...small but beautiful
With a total surface of 1,330 ha. the National Park Thayatal is the smallest in Austria, and yet one can explore nature's diversity here in small and big ways.
Water and StoneThe Thaya meanders over 26 km through a unique valley landscape. About 5 to 1.5 million years ago, it dug itself into the metamorphic rocks of the Bohemian Massif as far as 150 meters deep, and thus created one of the most beautiful breakthrough valleys in Central Europe. From the top of the 378 m high Umlaufberg (meander mountain), which is almost entirely surrounded by the Thaya, the unique charm of the Thayatal landscape comes into its own. The diversified geological bedrock with granite, gneiss and schist, of a respectable age of up to 600 million years, is fascinating. In this respect too the National Park is exceptional as these rocks belong to the oldest mountain range in Austria! Near Hardegg alkaline stones can also be found such as calc-silicate and marble.
The Thayatal is one of the last semi-natural valley landscapes in Central Europe. On its way through the National Park, the river is lined with steep banks often with vertical rock slides, wide valley bottoms and a rich mosaic of various habitats.
the Thaya and some branches
Dry grasslands - botanical raritiesThe dry grasslands on the scraggy, steep slopes and on the rocky plateaus are botanical rarities unspoiled by human hands. Original basement, exposure, inclination and base of the topsoil have led here to the development of a particular high number of plants. The vegetation ranges from rock dwellers and grasslands on stone chippings over dwarf-shrubs (e.g. Scotch heather) and closed grass steppes to forest steppes. Beside anthropogenic, untouched dry grasslands there are also secondary forest-free habitats, which originated through pasturing and which now are partly overgrown with bushes.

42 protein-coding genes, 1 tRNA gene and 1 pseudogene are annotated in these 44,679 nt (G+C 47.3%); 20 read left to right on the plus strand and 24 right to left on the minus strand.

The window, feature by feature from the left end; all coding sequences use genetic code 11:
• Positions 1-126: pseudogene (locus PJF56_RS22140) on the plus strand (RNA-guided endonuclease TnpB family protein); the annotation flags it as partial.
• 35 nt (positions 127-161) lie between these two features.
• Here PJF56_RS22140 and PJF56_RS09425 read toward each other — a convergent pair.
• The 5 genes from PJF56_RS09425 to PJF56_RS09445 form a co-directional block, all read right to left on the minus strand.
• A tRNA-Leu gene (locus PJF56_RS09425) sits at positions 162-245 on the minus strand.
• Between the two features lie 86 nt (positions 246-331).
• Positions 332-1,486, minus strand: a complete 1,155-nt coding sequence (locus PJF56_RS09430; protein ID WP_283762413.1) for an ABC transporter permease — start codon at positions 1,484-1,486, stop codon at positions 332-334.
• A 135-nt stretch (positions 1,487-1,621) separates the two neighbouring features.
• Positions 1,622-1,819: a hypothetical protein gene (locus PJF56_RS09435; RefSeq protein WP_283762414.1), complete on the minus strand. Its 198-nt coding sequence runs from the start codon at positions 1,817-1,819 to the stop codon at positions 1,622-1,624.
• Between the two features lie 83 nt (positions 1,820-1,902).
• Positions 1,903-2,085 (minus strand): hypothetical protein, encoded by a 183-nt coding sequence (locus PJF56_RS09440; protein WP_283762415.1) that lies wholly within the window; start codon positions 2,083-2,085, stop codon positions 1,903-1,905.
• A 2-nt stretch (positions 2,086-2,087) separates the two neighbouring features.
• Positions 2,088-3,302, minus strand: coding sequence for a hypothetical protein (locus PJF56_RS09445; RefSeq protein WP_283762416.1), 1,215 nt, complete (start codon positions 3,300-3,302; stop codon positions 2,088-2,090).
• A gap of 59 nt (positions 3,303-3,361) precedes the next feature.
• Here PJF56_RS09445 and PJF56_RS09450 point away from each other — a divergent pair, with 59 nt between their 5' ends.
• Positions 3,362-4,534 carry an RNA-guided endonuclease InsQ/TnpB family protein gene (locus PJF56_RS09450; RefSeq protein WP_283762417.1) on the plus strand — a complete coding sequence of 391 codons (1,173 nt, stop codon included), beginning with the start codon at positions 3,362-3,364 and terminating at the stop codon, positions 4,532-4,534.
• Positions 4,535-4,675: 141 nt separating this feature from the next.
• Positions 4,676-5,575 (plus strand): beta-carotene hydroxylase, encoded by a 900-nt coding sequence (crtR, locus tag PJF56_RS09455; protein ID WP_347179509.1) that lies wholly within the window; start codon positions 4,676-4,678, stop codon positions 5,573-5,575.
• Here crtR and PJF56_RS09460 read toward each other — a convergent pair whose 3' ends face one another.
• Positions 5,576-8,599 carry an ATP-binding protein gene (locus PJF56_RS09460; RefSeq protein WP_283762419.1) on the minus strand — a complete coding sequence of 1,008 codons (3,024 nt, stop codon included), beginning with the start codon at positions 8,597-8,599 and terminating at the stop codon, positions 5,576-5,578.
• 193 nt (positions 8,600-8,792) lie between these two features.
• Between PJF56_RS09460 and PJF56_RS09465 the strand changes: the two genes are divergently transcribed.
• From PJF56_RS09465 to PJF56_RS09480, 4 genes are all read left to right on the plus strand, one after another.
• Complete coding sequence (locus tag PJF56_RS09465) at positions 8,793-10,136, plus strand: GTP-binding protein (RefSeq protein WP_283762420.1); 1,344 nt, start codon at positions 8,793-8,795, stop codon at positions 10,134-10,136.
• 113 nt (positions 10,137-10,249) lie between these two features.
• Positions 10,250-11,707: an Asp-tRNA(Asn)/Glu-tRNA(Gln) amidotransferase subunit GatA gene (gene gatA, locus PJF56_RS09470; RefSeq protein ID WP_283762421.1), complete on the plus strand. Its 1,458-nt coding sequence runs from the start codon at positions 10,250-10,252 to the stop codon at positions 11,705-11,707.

Dry grassland - a large diversity on a small surface
Traditional forests - gnarled treesOver 90% of the surface of the National Park is covered in forests. According to the climate gradient the eastern area is dominated by dry warm oak forests, although these are growing almost entirely on acidic granite. In the western part, the beech forests dominate and are sorted there in populations on lime and granite. Conifers only play a secondary part; red pines (on rocky locations), fir trees, yews and juniper are indigenous. Forestry left its marks in the National Park Thayatal. In particular on the easily accessible plateaus semi-natural deciduous forests have been turned into commercial forests. About 20% of the surface is planted with non-indigenous woods.
Glorious meadowsThe approx. 40 ha. of meadows make an important contribution to the biological diversity of the National Park Thayatal. Beside to the traditional rich pastures they are mainly rough pastures rich in biodiversity.
The specific geology and geomorphology of the Thayatal are the reason for the large number of flora, fauna and habitats. Its location at a climatic border between the harsh, humid Waldviertel area and the pannonian continental Weinviertel also accounts for the high biodiversity of the Thayatal. Altogether many rare species of fauna and flora from south-eastern Europe, the foothills of the Alps and central Europe meet in the Thayatal on a relatively small surface.
Multicoloured meadow diversity